The House Committee regretfully announces the resignation of Mr. H. Bacharach, Manager of the Club. Mr. Bacharach's successful administration under very trying conditions made a very favorable impression, not only in the Club but outside, and he leaves us to assume greater responsibilities elsewhere. The Board of Governors has voted to present Mr. Bacharach a testimonial for efficient service.

The Board of Governors has appointed H. Heinz Westerman as successor to Mr. Bacharach. The new Manager was very highly recommended. He has had experience in every department of hotel management, and for the past two years he has been manager of the Frost & Dearborn Company of this city. Mr. Westerman was chief steward of the Hamburg-American Line for several years.



On Wednesday afternoon, August 23, the Club tendered a reception to the Marquis and Marchioness of Aberdeen and Temair. Many of the members, with ladies, had an opportunity of meeting the Marquis and Marchioness, some of whom renewed the pleasure of a year ago, when Lord Aberdeen was a guest of the Club.

From three to five in the afternoon, the plans for the reconstruction of the city of Dublin were on exhibition. This is the only instance of the plans being shown in America, and immediately after the close of the exhibit they were packed and shipped to Ireland. These plans were submitted in competition for two prizes offered by Lord and Lady Aberdeen - two thousand dollars and five hundred dollars - for the best solution of the rehousing of Dublin. The first prize was awarded Patrick Ambercrombie, editor of the Town Planning Review and a professor at the University of Liverpool. Second prize went to J. M. Bogle, city engineer of Liverpool. Dr. John Nolen, of Cambridge, a prominent member of this Club, was one of the three judges, and the only American.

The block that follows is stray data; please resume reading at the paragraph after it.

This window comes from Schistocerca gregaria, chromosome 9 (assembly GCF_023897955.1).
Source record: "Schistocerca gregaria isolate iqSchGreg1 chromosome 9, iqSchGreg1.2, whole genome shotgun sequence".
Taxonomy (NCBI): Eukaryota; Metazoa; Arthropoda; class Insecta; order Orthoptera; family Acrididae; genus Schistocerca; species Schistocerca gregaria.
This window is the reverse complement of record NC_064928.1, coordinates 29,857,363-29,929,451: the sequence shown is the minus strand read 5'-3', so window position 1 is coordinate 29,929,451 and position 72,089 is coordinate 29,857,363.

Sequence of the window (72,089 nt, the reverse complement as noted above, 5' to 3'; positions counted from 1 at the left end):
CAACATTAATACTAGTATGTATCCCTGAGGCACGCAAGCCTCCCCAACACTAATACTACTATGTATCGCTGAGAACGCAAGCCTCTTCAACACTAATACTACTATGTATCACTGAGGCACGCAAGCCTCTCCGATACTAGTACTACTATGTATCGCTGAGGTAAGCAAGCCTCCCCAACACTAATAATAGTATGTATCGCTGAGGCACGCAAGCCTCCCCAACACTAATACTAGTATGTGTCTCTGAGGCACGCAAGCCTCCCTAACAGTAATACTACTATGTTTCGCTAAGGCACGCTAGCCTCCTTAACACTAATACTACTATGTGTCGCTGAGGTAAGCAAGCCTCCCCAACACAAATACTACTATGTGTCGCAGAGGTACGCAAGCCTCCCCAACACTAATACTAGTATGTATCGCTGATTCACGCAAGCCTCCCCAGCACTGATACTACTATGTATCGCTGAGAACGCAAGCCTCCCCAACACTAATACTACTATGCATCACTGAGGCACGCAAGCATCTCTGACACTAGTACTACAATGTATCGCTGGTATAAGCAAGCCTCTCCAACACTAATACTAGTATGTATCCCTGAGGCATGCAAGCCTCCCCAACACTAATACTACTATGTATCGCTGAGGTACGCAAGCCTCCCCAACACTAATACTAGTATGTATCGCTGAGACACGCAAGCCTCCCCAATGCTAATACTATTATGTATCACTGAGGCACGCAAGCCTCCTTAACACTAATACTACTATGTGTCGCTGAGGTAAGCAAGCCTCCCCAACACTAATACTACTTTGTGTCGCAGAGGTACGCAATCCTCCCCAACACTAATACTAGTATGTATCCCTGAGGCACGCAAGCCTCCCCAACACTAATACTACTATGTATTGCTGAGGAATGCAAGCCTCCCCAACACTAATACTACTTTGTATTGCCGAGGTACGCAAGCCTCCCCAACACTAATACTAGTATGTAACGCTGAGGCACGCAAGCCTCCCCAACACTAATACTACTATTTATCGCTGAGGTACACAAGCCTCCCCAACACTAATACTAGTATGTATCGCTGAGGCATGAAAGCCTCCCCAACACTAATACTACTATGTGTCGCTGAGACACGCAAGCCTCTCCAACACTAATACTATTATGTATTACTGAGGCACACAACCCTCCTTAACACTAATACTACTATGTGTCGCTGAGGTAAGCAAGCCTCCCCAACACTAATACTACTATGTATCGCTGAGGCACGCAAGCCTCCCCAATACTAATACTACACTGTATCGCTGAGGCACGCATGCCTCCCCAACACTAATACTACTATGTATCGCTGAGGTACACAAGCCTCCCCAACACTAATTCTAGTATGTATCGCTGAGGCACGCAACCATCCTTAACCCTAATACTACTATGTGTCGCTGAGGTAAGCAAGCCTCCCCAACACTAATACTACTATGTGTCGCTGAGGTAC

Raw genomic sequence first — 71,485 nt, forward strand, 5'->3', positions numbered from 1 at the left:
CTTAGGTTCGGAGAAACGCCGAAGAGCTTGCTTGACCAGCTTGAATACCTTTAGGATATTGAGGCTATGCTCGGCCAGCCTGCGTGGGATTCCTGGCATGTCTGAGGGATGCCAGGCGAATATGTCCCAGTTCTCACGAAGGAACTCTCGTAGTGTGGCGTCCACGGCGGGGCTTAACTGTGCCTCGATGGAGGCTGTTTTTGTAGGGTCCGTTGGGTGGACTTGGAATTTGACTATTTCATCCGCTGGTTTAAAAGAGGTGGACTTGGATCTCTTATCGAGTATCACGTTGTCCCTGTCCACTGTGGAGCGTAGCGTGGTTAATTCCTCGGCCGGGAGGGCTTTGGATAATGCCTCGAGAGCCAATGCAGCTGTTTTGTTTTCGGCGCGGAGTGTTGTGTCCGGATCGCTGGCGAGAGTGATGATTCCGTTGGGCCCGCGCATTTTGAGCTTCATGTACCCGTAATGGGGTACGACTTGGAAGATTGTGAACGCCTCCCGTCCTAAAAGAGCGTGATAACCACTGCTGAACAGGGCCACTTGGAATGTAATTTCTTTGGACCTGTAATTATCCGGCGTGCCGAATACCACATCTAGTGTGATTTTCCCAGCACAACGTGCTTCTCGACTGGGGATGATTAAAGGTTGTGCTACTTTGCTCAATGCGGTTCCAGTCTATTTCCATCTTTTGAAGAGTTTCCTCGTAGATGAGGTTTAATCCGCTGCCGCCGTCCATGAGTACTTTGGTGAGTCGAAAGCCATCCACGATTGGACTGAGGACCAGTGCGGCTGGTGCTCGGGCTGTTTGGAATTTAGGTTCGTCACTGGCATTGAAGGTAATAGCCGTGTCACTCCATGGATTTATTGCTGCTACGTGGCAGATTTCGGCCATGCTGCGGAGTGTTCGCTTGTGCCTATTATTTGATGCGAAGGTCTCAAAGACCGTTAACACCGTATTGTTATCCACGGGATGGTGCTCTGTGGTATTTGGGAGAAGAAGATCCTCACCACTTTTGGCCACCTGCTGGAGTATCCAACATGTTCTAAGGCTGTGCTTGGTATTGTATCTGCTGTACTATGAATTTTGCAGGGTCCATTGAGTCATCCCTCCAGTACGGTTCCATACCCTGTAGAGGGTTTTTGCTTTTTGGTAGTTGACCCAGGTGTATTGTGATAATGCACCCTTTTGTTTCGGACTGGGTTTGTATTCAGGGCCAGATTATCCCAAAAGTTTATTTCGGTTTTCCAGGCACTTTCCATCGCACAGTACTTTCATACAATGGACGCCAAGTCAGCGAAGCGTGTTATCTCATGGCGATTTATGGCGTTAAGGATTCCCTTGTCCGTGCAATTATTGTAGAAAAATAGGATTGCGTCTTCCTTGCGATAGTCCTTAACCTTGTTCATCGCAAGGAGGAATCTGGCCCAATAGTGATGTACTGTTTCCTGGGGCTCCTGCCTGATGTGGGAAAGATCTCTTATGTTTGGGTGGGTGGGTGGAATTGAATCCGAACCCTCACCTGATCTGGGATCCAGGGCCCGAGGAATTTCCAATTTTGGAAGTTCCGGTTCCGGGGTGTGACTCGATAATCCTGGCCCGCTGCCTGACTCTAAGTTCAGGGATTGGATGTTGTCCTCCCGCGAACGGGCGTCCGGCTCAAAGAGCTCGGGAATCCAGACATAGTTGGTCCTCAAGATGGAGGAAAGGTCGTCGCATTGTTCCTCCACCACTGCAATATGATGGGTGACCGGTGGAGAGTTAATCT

Lord Aberdeen spoke of the causes leading up to the improvement of Dublin, saying the need of rehousing was clearly shown during the Civics Exposition held in 1914, especially in the poorer districts.


Members Learn He is Donor of the Living Room Furnishings

James J. Storrow, President of the Boston City Club, was exposed in his rôle of benefactor to that organization, last night.

Several hundred members of the Club learned that he was the mysterious donor of the luxurious furnishings of the big living room, at its formal opening last evening.


For weeks speculation has been rife as to just who was behind the renovating and redecorating work which has been going on at the clubhouse. Word was soon passed around that the spacious lounge was being

fixed up from top to bottom as a surprise to the members. It was also known that this work entailed no expense upon the club treasury.

Last night came the dénouement. First Vice-President George Smith, in his address of welcome in their new apartment, stated that the entire renovation and furnishings were the gift of President Storrow. The opening was made the occasion of a dual celebration. It marked the semi-opening of the entertainment season which is to start October 14.

6,800 Members

It opened with orchestral selections and solos. Vice-President Smith, in his address, stated that the Club membership was 6,800, with 800 names on the waiting list.

"Your entertainment committee seized upon this time, coincident with the formal opening of this living room, to celebrate the semi-opening of the entertainment season. The increase in membership has made a corresponding increase on the demands of the entertainment committee, and this year will see a larger, better and more varied entertainment program than ever before.